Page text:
#130

Oral Mucositis: Prevention and Treatment

  • Clarissa F Henson
  • Robert Arnold MD

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Introduction     Radiation and chemotherapy-induced mucositis causes pain, difficulty swallowing, and decreased oral intake.  Fast Fact #121 explores the diagnosis and assessment of mucositis; this Fast Fact focuses on prevention and treatment of radiation (XRT) and chemotherapy-induced oral mucositis. 

Background    There are many treatments to choose from with mucositis, but unfortunately, there is no gold standard protocol. A systematic review of therapeutic approaches for mucositis suggested that no intervention is proven to prevent or treat mucositis on its own. Instead, multi-modal therapy is often best.

Prevention

Oral care:  At least two weeks prior to the start of radiation to the head and neck region, or the use of chemotherapy that is expected to cause severe and prolonged neutropenia (e.g. for acute leukemia), patients should undergo a thorough oral/dental exam with appropriate dental extraction and repair or removal of dental prostheses.  Patients should be educated on maintaining good oral hygiene including daily brushing with a soft bristle tooth brush, flossing, use of fluoride plaques, and avoiding denture use.  Mouth rinses that contain a chlorhexidine or a mixture of baking soda, salt, and water can prevent the build-up of bacterial overgrowth and remove dead cells. Patients may also want to consider adding povidine iodine rinses to their standard oral care regimen, as doing so has been shown to reduce the severity, incidence, and duration of radiation-induced mucositis. Patients should avoid caustic and drying agents: alcoholic beverages, mouth rinses with alcohol, hot beverages, and acidic foods.

Radiation therapy technique:  Advanced radiotherapy techniques such as 3D-conformal therapy and intensity modulated therapy decrease radiation toxicity by limiting doses to the normal oral mucosa.  Other XRT modifications that decrease toxicity include using shields over normal tissues, decreasing the radiation fraction size, and decreasing overall treatment time.  Severe mucositis may require a 5 to 7 day radiation treatment break to allow for tissue recovery.  However, a prolonged break is associated with inferior local control rates and survival.

Treatment

Treatment of infection:  Prophylactic use of antifungal, antibacterial or antiviral medications does not decrease the incidence of mucositis. However, clinicians should consider potential super-infection, and have a low threshold to obtain cultures, especially for fungal and viral infections.  Of note, viral infections such as herpes may not present with classic physical examination findings.

Pain Management:  Local anesthetics such as lidocaine and diphenhydramine are routinely used to relieve pain but do not provide mucosal protection nor hasten recovery. Local anesthetics decrease taste and can impact oral intake. Some patients find addition of carafate slurry or a liquid antacid to a lidocaine/diphenhydramine mixture provides temporary analgesia.  Liquid oral or parenteral opioids may be required for adequate pain management (see Fast Fact #185). Topical application of honey may help soothe mucositis due to radiotherapy.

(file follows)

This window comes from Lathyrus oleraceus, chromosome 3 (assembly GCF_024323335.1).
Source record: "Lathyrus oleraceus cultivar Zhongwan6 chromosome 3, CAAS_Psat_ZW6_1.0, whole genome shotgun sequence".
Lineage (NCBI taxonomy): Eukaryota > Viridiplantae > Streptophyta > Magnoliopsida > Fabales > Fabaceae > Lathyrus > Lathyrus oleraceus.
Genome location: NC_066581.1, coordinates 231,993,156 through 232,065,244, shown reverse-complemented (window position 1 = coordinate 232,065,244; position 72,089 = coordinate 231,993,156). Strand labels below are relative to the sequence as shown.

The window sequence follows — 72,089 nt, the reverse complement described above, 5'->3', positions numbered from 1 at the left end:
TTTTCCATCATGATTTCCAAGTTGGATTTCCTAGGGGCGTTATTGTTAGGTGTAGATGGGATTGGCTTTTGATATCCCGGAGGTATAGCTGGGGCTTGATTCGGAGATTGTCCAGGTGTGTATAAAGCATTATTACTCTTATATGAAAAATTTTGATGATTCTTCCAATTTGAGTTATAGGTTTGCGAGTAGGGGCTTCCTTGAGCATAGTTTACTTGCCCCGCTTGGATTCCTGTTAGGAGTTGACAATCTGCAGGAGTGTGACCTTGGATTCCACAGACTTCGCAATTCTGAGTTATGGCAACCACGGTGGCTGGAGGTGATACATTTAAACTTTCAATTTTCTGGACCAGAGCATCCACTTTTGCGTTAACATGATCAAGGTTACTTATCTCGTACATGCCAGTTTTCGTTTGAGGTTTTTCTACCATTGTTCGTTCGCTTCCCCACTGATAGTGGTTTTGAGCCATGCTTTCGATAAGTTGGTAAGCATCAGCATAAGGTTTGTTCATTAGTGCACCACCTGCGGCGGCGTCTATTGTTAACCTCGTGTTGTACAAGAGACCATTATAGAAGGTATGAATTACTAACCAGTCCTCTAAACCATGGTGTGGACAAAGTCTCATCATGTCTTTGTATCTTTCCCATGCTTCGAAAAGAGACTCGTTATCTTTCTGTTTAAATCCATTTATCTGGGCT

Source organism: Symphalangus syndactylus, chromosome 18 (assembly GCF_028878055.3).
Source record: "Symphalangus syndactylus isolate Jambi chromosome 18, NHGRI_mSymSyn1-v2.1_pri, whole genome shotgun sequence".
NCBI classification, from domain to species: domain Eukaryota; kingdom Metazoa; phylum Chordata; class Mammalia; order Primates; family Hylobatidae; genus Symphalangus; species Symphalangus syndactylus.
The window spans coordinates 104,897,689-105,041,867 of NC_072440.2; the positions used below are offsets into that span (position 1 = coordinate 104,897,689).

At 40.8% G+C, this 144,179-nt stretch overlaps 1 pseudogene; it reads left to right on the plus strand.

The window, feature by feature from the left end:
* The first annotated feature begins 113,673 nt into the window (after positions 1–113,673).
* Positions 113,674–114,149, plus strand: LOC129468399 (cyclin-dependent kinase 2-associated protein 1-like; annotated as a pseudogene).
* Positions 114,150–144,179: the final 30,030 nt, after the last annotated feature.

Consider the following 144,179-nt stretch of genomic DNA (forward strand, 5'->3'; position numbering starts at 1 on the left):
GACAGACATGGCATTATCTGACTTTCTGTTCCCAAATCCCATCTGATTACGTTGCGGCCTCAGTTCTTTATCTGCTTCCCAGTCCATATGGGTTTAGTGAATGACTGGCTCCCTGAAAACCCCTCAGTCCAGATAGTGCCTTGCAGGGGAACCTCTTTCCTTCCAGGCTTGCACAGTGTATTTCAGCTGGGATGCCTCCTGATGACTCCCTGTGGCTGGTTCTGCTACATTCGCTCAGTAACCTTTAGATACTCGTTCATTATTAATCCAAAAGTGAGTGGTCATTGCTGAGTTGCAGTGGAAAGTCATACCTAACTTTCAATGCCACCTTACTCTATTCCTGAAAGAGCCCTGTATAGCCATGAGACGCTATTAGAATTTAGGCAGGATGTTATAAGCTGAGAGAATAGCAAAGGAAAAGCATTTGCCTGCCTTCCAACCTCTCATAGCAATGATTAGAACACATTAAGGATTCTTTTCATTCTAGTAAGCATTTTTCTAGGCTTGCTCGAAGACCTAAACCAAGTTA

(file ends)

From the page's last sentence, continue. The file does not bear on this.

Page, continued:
Topical agents:  A number of topical agents are available to provide symptomatic relief. These include commercial and non-commercial preparation: Gelcair, topical lidocaine, Maalox, diphenhydramine and nystatin, etc. Benzydamine is a mouth rinse with analgesic, anesthetic, anti-inflammatory, and antimicrobial properties and has been shown in randomized controlled trials to reduce ulcer rate and incidence as well as reduce need for opioids.

Low-energy Laser Therapy:  Some studies have shown pain relief with the use of low power laser therapy delivered in a fractionated course three times a week. Its mechanism of action is thought to be due to anti-inflammatory effects of the laser irradiation on local tissue; however, its use remains experimental and data has been mixed with regards to wound healing.

Reference

  1. Berger AM,  Kilroy TJ. Oral Complications. In: DeVita V, et al, eds. Cancer: Principles and Practices of Oncology. 6th Edition. Philadelphia, PA: Lippincott Williams & Wilkins; 2001.
  2. Rodriguez-Caballero A, Torres-Lagares D, et al.  Cancer treatment-induced oral mucositis: a critical review. Int J Oral Maxillofac Surg 2012; 41: 225-38.
  3. Epstein JB, Silverman Jr S, et al.  Benzydamine HCl for prophylaxis of radiation-induced oral mucositis: results from a multicenter randomized, double-blind, placebo-controlled clinical trial. Cancer 2001; 92: 875-80.
  4. Khanal B, Baliga M, Uppal N.  Effect of topical honey on limitation of radiation-induced oral mucositis: an interventional study. Int J Oral Maxillofac Surg 2010; 39:1181-90.
  5. Migliorati C, Hewson I, et al.  Systematic review of laser and other light therapy for the management of oral mucositis in cancer patients. Support Care Center 2013; 21:333-341.

Version History:  This Fast Fact was originally edited by David E Weissman MD and published in January 2005. Version re-copy-edited in April 2009; revised again July 2015 by Sean Marks with references #2, #4, and #5 added and incorporated into the text.